The reluctant laugher

21 January 2012 at 18:33

Laughter Yoga sessions come with the expectation that participants will bring three things;

J  eye contact (although at Totally Laughter Yoga we believe that it is the ability to make contact with others in some form not just eye contact as we have carried out sessions where one or more participant is visually impaired)

J  the ability to fake laughter – “fake it, fake it till you make it”

J  be willing to ‘give it a go’

In a club these three things are almost a given. By the very fact that people are turning up voluntarily to a club they can at least be perceived as having an open mind and ready to participate or are aware of what to expect from a Laughter Yoga session. However, what of the reluctant laughers, the people who have attended a session, perhaps in workplace, because they have been told to attend, ‘for their wellbeing’?

Laughter Yoga can be challenging particularly when the words laughter and humour are used interchangeably or loosely. They are in fact two separate things even though they may be connected.  Humour is cognitive construct; it requires cognitive possessing of external stimuli. The nature or focus of humour can have many meanings and can be culturally or socially determined.  Often the differences between what one culture or country finds ‘funny’ are highlighted and can be a point of antagonism.  Laughter however, is unmistakable and sounds similar or indeed the same regardless of culture or country.  We recently carried out a Laughter Yoga day in a school where English was a second language for many of the pupils with a total 27 different languages being spoken outside the school gates.  Yet the unmistakable sound of laughter was the same. Mahoney, Burroughs and Lipman (2002) when exploring the perceived attributes of laughter identified a number of different types of laugh:

·         Crack up

·         Belly laugh

·         Roar

·         Giggle

·         Chuckle

·         Horse laugh

·         Shriek

·         Cackle

·         Titter

·         Snicker  

Although this list is not exhaustive I’m sure you could add a few more. Dr Madan Kataria the founder of Laugher Yoga identified four basic Laughter sounds that we use:

Ho Ho; Ha Ha; Hu Hu; and Hee Hee

in part these sounds support pranayama breathing (the extension of prana or breath; or more accurately the ‘extension of life-force’), a corner stone of Laughter Yoga, but the sounds themselves are unmistakable as laughter when heard out loud, regardless of culture or ethnicity (go on try it…). This is the action of laughter rather than the cognitive elements of humour.

There is a great deal of research around the use of humour in clinical practice within psychology, psychotherapy and other wellbeing journals (more on that in later blogs) much of this research was kick started by the work of Norman Cousins when he reported on the pain relieving qualities of a good genuine belly laugh in his book ‘Anatomy of an Illness’ (1979).  Dr Kataria began to explore this idea of genuine in relation to laughter and proposed that the body and mind can’t truly tell the difference between real and fake laughter and those physical benefits can be gained by engaging in fake laughter.  However, laughter as we know can be contagious, the tendency to smile or even laugh even when you don’t get the joke is very common.  Within Laughter Yoga sessions, the joyous nature and the kindness that is shared by participants quickly allow the fake to become genuine providing, perhaps, a whole set of other psychological benefits.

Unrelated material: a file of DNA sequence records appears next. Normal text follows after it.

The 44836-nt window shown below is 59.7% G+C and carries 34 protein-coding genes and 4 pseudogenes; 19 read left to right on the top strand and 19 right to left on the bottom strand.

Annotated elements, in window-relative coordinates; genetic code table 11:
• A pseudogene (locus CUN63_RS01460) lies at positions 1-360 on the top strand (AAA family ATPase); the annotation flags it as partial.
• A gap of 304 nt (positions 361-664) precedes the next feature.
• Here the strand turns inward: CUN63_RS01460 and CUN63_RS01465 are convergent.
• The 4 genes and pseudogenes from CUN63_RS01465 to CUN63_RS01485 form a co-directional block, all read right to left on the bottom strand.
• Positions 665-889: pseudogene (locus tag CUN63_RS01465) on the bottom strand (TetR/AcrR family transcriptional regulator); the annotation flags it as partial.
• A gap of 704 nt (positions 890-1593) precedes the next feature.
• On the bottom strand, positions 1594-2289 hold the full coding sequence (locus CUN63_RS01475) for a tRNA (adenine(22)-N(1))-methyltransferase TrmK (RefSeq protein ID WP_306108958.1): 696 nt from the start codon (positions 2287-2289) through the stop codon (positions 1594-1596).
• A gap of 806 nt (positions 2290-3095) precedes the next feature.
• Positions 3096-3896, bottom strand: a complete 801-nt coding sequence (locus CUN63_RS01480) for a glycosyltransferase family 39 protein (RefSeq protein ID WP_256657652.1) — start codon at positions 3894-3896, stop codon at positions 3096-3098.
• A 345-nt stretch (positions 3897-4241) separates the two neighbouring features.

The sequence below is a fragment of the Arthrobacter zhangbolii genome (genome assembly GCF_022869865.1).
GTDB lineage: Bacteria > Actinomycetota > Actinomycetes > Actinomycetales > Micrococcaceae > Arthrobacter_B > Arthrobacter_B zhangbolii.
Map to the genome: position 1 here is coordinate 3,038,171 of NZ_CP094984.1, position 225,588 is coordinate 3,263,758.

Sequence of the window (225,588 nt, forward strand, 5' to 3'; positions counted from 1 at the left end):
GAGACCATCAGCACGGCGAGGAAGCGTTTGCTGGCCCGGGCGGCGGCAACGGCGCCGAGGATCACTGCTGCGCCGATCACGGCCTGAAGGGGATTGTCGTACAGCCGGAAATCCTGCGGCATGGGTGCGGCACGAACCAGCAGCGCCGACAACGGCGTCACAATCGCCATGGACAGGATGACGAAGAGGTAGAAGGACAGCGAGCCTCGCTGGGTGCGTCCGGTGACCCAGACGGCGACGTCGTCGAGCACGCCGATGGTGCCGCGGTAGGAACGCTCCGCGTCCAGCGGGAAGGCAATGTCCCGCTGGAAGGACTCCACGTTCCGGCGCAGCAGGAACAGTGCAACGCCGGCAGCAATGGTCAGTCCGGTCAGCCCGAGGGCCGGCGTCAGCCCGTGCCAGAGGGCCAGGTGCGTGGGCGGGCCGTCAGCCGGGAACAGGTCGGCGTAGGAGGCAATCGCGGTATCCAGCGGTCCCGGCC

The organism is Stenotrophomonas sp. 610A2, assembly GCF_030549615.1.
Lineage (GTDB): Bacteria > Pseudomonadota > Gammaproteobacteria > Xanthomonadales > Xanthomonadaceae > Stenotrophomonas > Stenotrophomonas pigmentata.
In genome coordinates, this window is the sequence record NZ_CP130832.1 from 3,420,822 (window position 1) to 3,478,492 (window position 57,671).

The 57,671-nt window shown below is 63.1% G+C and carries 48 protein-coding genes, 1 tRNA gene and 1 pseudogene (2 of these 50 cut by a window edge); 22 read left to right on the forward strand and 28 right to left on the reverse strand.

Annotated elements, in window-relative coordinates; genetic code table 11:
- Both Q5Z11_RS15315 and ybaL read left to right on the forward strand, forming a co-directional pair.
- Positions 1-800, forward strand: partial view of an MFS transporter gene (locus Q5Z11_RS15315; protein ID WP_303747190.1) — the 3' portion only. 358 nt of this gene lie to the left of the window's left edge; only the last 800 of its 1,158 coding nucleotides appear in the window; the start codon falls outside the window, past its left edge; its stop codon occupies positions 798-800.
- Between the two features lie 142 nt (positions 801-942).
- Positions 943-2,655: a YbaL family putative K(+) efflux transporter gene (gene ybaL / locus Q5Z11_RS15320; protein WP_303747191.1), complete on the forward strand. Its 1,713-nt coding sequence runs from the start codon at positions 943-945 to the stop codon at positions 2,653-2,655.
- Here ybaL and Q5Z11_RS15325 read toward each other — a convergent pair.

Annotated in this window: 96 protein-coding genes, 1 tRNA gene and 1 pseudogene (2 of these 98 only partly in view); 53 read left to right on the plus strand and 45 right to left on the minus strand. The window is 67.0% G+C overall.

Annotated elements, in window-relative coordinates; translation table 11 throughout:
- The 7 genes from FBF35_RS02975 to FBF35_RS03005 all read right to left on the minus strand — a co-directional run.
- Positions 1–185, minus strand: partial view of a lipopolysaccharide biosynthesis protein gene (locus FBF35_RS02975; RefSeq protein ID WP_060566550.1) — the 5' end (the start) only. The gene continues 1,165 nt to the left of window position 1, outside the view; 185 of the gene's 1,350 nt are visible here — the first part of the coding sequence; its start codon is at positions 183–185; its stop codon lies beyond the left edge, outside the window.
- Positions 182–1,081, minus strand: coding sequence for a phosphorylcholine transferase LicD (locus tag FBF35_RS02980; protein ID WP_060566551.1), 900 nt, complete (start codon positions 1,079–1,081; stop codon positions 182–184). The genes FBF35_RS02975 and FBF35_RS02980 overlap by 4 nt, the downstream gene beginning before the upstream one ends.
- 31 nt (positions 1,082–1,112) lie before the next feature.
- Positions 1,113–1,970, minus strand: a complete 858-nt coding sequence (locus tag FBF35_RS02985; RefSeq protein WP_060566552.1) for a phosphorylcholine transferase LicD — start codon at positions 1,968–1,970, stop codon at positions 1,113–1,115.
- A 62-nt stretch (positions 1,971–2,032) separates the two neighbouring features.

So where does that leave the reluctant laugher? Dr Kataria uses the strap line ‘laugh for no reason’, but at Totally Laughter Yoga we’ve extended that slightly, yes we’re going to laugh for no humorous or cognitive reason, but we are not going to laugh without purpose. The purpose is the multitude of health benefits we believe that Laughter Yoga brings. Many people don’t initially (or perhaps never) enjoy going to a gym, or eating 5 or more pieces of fruit and vegetables a day, but they do so because they can accept the potential and actual benefits of doing so. Explaining the purpose of Laughter Yoga and couching it in terms of Laughtercise (Laughter and Exercise) can help the reluctant laugher to understand the purpose behind the action and then engage in that action.  It must be said that Laughter Yoga or Laughtercise will not be for everyone (I don’t like sprouts, but I know their good for me) but our experience has been that the reluctant laugher either reluctantly accept that the action of laughter and Laughter Yoga made them feel better or they become converts.

Hope you enjoyed the blog. More to follow soon on laughter, humour, health and wellbeing


Simon and Sandra

Author: Simon and Sandra on 21 January 2012 at 18:33 Comments (0)  

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